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Ablation procedure recharges Tomahawk woman

​​​​​​​​​Margaret Hayes, 69, is vibrant, fit, snowmobiles in winter, and in summer, Jet Skis on Lake Nok​omis where she and her husband moved in 2006.

Marge Hayes, Tomahawk Marge Hayes, Tomahawk

She came up through the ranks of a large manufacturing company, D & K Group, retiring as vice president of sales and marketing. "All my working life, I was a hard-driving, type A personality. I didn't pay attention to minor aches or pains." She took care of herself.

Her husband of 48 years, John, had heart disease and died of renal failure in November 2010. After his death, Marge Hayes was tired all the time. She presumed grief over the loss caused her fatigue.

Exactly six months after his death, Hayes was about to take her dog to the veterinarian when "it was like Niagara Falls over my face. Everything was blurry, and I couldn't shake it off." She asked a neighbor to drive her to the nearest hospital, Ministry Saint Mary's in Tomahawk.

She was airlifted to Marshfield. She was having a stroke.

Hayes had heart palpitations for years. Sometimes it felt like a rope tightened around her chest. Palpitations became more common throughout the day and woke her at night. A heartbeat of 150-160 beats per minute had been normal for her.

She was diagnosed with chronic atrial fibrillation, or A-fib, a common disorder of the heart rate or rhythm. Electrical signals in the heart's upper chambers (atria) cause the atria to beat quickly and sometimes irregularly. It may result in shortness of breath and low energy. It also increases the chance of having a stroke.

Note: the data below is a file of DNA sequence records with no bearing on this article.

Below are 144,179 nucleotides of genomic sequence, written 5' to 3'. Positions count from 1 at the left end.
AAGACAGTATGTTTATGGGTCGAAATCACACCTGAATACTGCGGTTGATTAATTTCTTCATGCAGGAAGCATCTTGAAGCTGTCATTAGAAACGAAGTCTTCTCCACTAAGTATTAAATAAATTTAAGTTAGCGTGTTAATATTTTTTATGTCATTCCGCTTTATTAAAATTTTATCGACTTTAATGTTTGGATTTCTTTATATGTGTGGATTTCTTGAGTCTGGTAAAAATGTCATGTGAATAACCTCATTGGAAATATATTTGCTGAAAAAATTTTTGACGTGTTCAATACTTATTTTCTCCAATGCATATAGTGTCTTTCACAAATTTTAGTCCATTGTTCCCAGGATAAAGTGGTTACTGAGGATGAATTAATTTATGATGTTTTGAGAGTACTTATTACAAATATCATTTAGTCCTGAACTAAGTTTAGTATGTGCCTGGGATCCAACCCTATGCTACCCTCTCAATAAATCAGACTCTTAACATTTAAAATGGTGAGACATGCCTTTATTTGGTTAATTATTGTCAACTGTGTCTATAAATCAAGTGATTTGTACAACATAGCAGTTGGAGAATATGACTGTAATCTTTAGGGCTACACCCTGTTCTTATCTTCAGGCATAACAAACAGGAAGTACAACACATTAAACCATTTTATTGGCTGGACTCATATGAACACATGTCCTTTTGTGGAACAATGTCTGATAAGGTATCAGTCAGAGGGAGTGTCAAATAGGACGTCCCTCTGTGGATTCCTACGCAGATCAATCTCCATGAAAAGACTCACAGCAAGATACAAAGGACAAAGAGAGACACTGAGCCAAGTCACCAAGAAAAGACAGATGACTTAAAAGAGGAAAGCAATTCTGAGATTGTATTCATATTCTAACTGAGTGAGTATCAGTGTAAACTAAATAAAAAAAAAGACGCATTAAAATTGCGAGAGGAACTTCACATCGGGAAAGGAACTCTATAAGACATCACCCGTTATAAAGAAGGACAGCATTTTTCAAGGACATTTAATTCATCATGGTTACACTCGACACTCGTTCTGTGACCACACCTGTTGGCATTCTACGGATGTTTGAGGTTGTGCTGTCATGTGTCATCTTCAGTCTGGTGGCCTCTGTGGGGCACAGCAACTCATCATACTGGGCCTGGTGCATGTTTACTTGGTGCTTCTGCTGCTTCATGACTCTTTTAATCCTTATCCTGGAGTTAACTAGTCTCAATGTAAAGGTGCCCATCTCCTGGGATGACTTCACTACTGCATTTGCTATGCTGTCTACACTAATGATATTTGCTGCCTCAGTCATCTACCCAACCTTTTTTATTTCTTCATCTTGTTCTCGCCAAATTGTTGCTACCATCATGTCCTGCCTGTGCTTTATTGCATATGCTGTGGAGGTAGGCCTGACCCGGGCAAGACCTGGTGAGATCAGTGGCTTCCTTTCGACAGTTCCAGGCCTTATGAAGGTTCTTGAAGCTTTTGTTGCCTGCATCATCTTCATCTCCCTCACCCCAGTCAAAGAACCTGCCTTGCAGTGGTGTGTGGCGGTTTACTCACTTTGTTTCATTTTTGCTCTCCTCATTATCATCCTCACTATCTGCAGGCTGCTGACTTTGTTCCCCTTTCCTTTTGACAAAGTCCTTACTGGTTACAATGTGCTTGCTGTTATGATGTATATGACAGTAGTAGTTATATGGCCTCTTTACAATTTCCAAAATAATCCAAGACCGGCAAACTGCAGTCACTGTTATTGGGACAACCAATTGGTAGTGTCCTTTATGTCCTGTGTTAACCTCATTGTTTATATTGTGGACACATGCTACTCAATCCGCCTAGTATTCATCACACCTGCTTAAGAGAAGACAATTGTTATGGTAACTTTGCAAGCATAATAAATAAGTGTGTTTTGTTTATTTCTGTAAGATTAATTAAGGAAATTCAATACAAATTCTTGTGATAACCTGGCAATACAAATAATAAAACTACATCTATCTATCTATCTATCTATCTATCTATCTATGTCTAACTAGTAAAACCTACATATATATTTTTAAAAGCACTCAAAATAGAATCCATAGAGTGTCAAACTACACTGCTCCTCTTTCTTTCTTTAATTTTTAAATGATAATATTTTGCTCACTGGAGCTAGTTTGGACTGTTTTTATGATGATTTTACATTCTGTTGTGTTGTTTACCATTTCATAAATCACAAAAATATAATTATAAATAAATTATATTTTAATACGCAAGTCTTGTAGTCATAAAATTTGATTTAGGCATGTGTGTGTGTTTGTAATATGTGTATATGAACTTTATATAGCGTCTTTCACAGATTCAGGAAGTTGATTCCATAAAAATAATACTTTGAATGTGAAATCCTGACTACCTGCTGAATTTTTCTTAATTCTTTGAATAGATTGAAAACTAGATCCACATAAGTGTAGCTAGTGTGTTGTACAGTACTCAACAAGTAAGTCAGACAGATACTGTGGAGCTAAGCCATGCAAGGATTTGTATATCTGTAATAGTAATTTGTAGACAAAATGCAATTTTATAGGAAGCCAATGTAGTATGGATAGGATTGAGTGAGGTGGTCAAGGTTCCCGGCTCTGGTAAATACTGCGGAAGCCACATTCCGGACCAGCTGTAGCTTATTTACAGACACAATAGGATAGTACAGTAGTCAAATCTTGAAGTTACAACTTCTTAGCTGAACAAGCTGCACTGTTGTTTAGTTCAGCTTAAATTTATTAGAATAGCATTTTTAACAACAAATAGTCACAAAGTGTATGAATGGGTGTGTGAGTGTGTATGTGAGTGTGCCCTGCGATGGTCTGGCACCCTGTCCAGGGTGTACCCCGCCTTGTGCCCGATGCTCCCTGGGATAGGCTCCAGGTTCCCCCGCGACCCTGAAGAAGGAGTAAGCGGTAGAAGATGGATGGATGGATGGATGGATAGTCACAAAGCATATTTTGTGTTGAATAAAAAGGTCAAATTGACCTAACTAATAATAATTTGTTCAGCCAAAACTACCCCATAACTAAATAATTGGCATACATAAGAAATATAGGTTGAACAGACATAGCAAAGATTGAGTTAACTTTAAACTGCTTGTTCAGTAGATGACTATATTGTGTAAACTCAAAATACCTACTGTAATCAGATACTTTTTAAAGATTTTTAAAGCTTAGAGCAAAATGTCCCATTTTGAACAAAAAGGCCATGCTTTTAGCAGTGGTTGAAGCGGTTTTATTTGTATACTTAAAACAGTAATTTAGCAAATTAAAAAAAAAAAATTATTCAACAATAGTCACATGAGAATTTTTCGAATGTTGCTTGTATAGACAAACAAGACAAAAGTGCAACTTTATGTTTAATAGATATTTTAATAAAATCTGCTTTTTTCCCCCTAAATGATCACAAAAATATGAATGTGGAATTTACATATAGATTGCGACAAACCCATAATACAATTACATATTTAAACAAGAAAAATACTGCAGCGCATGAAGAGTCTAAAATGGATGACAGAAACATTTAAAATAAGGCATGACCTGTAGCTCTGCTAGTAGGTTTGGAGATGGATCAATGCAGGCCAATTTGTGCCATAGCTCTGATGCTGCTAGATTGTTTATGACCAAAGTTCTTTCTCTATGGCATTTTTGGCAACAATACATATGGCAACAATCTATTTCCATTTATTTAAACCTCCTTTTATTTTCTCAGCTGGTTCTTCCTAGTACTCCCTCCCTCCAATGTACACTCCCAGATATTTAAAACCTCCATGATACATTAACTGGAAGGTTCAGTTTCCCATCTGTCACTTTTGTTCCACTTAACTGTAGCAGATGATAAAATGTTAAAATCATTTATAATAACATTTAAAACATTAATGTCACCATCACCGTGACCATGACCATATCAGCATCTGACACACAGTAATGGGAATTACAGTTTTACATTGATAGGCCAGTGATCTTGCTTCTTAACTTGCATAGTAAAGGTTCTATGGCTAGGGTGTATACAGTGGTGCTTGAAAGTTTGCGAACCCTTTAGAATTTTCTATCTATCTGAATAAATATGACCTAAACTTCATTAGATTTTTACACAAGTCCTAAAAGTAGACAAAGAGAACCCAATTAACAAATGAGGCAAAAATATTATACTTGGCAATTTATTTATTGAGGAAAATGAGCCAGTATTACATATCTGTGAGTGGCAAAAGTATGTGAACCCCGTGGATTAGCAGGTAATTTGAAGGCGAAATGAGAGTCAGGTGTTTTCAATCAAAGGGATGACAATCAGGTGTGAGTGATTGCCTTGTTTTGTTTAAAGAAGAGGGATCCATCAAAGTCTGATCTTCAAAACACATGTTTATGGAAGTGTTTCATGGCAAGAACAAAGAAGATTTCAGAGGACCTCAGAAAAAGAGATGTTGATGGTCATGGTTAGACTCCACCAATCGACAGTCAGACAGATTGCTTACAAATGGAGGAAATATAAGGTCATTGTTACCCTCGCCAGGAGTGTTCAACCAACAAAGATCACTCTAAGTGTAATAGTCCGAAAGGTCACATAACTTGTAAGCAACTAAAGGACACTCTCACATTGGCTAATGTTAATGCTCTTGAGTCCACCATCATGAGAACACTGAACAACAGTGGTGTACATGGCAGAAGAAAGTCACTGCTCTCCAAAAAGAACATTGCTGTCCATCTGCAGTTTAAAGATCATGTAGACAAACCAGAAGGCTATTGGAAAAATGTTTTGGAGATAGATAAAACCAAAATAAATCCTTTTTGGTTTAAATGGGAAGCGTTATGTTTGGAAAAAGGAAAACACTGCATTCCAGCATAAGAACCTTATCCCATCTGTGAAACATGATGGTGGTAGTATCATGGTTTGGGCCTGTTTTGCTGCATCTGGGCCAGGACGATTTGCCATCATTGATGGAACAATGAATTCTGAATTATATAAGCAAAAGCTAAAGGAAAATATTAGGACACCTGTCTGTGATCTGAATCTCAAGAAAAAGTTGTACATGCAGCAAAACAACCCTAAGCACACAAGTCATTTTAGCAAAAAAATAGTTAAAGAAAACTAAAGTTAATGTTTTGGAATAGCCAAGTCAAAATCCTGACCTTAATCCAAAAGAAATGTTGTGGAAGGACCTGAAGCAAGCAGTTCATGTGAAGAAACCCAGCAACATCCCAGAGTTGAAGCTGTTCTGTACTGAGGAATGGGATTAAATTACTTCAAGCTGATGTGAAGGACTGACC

Atrial fibrillation can be intermittent or chronic. "People can have intermittent fibrillation for many years and never progress. Some progress rapidly to chronic A-fib," said Marshfield Clinic Cardiologist John Hayes, M.D.​, who coincidentally shares her name. A-fib becomes more common with age, and other health conditions can make it worse.

Marge Hayes was placed on medications to control her heart rhythm. She told her cardiologist: "I had 48 years with my first John Hayes. I'm only looking for 25 years from you."

About a year later, on December 1, 2011, Hayes suffered a seizure, affecting her entire body. Fortunately, she was with a daughter in Illinois.

Being from Chicago, Hayes and her family initially thought she should get care in a bigger city. Her daughters had extensively researched heart disease when their father was ill and learned about an ablation treatment. "My daughter said, 'we're not cutting edge. Go to Marshfield.'"

In January 2012, Dr. Hayes performed cryoablation, a minimally invasive technique that freezes abnormal heart tissue to restore normal rhythm.

A catheter, or flexible tube, is threaded through a vein to the heart. Extremely cold liquid flows into a tiny balloon on the end of catheter. Freezing destroys the abnormal heart tissue inside a pulmonary vein that caused Hayes' fibrillation.

Cryoablation is safer, easier, more effective and takes less time than another procedure, Dr. Hayes said. Radiofrequency ablation uses heat to create barriers to the erratic electrical impulses, and is a good option for some.

Almost immediately, Hayes felt better. "I felt like getting up and taking a walk," she said. "The change was so dramatic that I don't think people realize how bad it is."

Hayes is back to walking her cockapoo, Mandy, two to four miles a day and enjoys seasonal activities. "I'm doing everything I want to do," she said.

"I'm about the biggest cheerleader there is for Marshfield Clinic."